On Friday November 30th at the Magnet Theater in Chelsea I was part of a group of writers, performers and musicians helping raise money for families at PS 261 affected by the recent hurricane. A huge thanks to Melanie Hoopes and Abby Sher who organized the night and raised $1000 for 261Gives, and to Ed Herbstman who emceed the night so brilliantly, offering us along the way his Hurricane Sandy Jeopardy Quiz. (Q: In 1972, this left-handed pitcher became the youngest player ever elected to the Baseball Hall of Fame….)*
THERE’S The Barry White fan. The muffled thump of bass fills the corridor as we approach and knock. A pause. No answer, but someone is singing along lustily inside. We knock again and suddenly the door is thrown open and a waft of pot smoke billows out, together with a blast of gravelly vocals. Dressed in an oversize Obama sweatshirt a young man stands beaming at us, bleary eyed. We offer him sandwiches, water. I’m fine, he says. Feeling good. Does he need any medicines? He’s got all he needs, he says. We admire the sweatshirt. His cousin made it in California, he says. Designed it himself. It’s cool, right? Suddenly he’s talking a mile a minute, swaying slightly to the music behind him. He’s already checked on the old lady upstairs and she’s good, and so is her friend next door with diabetes. Twice a day every day since Sandy cut power to the building, over ten days ago now, he’s checked up on them. Gotta be good neighbors right? Gotta take care of each other. We thank him and pull away. The door closes and then reopens again. Maybe he’ll take a sandwich.
There’s the thin lady in a nightgown on the landing, staring forlornly out at the snow-covered rooftops far below. She must be freezing dressed so lightly. We ask if she’s okay, if she’d like a hot meal and some water. She stares at us, alien visitors from another planet. Perhaps she doesn’t speak English. We gesture at the bag of food we are carrying and suddenly she answers clearly and precisely. I’m fine, but perhaps my daughter would like something. We turn, and see a young girl, fifteen at most, has materialized behind us silent as a ghost. She’s wearing exactly the same outfit as her mother, a pale white nightgown and flip-flops in the middle of the day. We hand her some scrambled eggs and sausage in a plastic container and a bottle of water, and smiling faintly she slides back into the apartment. Her mother remains staring at the rooftops below.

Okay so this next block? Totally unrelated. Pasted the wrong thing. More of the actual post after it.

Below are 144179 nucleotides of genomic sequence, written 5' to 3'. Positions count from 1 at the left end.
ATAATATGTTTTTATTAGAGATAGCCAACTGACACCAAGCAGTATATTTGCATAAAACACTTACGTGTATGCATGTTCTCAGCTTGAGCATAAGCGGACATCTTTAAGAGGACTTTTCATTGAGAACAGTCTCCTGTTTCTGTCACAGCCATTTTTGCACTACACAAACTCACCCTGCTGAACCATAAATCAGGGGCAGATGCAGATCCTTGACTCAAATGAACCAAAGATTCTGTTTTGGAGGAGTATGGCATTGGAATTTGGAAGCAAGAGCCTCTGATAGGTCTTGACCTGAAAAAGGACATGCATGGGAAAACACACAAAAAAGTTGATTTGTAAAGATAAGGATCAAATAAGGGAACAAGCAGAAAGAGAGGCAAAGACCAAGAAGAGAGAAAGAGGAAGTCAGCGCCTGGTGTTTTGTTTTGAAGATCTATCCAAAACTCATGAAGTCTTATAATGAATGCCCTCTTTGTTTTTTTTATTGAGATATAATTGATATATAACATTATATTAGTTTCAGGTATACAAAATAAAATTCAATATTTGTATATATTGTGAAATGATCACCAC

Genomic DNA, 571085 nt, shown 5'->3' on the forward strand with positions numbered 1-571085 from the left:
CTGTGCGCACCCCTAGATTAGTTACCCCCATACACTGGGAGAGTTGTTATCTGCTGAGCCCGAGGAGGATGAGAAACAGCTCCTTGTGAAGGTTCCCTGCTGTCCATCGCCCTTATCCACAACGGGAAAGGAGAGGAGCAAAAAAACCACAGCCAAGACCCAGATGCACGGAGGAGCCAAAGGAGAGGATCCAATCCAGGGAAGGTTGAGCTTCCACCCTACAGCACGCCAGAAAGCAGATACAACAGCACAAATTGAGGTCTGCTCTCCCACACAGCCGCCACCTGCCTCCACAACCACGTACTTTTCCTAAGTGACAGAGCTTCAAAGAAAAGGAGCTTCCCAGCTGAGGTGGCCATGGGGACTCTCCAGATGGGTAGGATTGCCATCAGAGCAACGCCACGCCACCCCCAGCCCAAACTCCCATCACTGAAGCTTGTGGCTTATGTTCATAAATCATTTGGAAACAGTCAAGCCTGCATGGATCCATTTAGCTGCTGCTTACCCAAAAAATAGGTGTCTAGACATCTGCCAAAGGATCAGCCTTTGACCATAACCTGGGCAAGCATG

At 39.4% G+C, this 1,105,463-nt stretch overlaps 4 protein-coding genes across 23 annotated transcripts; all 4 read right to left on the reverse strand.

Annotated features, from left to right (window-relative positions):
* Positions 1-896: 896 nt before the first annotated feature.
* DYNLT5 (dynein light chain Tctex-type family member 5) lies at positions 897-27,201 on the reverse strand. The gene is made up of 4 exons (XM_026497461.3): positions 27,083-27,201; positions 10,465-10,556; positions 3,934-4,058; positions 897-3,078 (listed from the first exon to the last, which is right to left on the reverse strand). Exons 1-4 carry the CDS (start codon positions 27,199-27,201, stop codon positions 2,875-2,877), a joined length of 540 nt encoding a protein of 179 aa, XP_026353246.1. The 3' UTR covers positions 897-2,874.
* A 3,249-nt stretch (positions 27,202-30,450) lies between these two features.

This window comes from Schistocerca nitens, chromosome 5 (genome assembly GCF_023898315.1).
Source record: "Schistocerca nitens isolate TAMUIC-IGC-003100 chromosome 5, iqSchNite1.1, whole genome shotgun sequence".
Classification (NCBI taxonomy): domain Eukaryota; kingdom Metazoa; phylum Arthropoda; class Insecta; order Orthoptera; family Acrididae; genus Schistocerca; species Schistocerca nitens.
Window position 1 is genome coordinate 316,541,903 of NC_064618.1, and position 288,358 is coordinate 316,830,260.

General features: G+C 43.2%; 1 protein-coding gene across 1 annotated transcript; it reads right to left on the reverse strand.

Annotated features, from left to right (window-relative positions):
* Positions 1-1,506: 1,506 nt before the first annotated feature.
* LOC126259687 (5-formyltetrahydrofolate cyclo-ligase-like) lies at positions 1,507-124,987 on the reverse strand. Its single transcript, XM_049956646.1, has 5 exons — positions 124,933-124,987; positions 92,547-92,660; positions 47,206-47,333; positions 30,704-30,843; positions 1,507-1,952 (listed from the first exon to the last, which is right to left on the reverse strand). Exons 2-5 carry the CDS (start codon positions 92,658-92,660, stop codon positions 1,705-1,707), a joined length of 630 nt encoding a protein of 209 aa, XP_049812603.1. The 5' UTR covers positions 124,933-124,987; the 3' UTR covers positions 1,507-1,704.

The next few floors are all babies. Stickers on the doors proclaim different ethnicities—THIS IS A MUSLIM HOME; MILLION MAN MARCH; JESUS ES EL AMOR—but babies are babies and their needs are the same: diapers, wipes, formula. Mothers are more cautious than other residents, and the doors open a suspicious crack at first, older siblings sidling up delightedly and peering around and between maternal legs to glimpse the unexpected visitors, before being shooed back. One beautiful young woman, who seems too young to be a mother at all—a babysitter, perhaps? an elder sister?—holds a crying infant while the sounds of two more can be heard bawling from the back of the darkened apartment. Her sense of loneliness is palpable, and a couple of hot meals and some diapers seems almost an insult to the vastness of her need.